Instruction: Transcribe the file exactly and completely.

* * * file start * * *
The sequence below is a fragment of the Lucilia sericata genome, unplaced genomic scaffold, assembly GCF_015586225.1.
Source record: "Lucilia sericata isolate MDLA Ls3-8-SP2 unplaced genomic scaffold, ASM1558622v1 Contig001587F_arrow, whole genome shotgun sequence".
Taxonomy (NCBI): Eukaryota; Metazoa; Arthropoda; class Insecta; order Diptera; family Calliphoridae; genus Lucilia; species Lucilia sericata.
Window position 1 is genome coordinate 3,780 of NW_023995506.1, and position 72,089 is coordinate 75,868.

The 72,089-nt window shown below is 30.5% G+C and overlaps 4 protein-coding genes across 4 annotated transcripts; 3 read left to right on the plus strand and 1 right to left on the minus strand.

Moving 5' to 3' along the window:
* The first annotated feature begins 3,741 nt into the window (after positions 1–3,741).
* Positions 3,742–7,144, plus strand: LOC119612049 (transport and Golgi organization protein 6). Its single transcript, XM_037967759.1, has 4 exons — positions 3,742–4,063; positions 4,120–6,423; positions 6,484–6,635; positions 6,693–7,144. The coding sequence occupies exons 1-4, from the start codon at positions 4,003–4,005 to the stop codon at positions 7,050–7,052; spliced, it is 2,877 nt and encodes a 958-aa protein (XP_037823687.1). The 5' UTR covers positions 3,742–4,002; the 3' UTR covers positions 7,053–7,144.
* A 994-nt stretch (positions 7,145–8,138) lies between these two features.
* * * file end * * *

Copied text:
The sequence below is a fragment of the Lucilia sericata genome, unplaced genomic scaffold, assembly GCF_015586225.1.
Source record: "Lucilia sericata isolate MDLA Ls3-8-SP2 unplaced genomic scaffold, ASM1558622v1 Contig001587F_arrow, whole genome shotgun sequence".
Taxonomy (NCBI): Eukaryota; Metazoa; Arthropoda; class Insecta; order Diptera; family Calliphoridae; genus Lucilia; species Lucilia sericata.
Window position 1 is genome coordinate 3,780 of NW_023995506.1, and position 72,089 is coordinate 75,868.

The 72,089-nt window shown below is 30.5% G+C and overlaps 4 protein-coding genes across 4 annotated transcripts; 3 read left to right on the plus strand and 1 right to left on the minus strand.

Moving 5' to 3' along the window:
* The first annotated feature begins 3,741 nt into the window (after positions 1–3,741).
* Positions 3,742–7,144, plus strand: LOC119612049 (transport and Golgi organization protein 6). Its single transcript, XM_037967759.1, has 4 exons — positions 3,742–4,063; positions 4,120–6,423; positions 6,484–6,635; positions 6,693–7,144. The coding sequence occupies exons 1-4, from the start codon at positions 4,003–4,005 to the stop codon at positions 7,050–7,052; spliced, it is 2,877 nt and encodes a 958-aa protein (XP_037823687.1). The 5' UTR covers positions 3,742–4,002; the 3' UTR covers positions 7,053–7,144.
* A 994-nt stretch (positions 7,145–8,138) lies between these two features.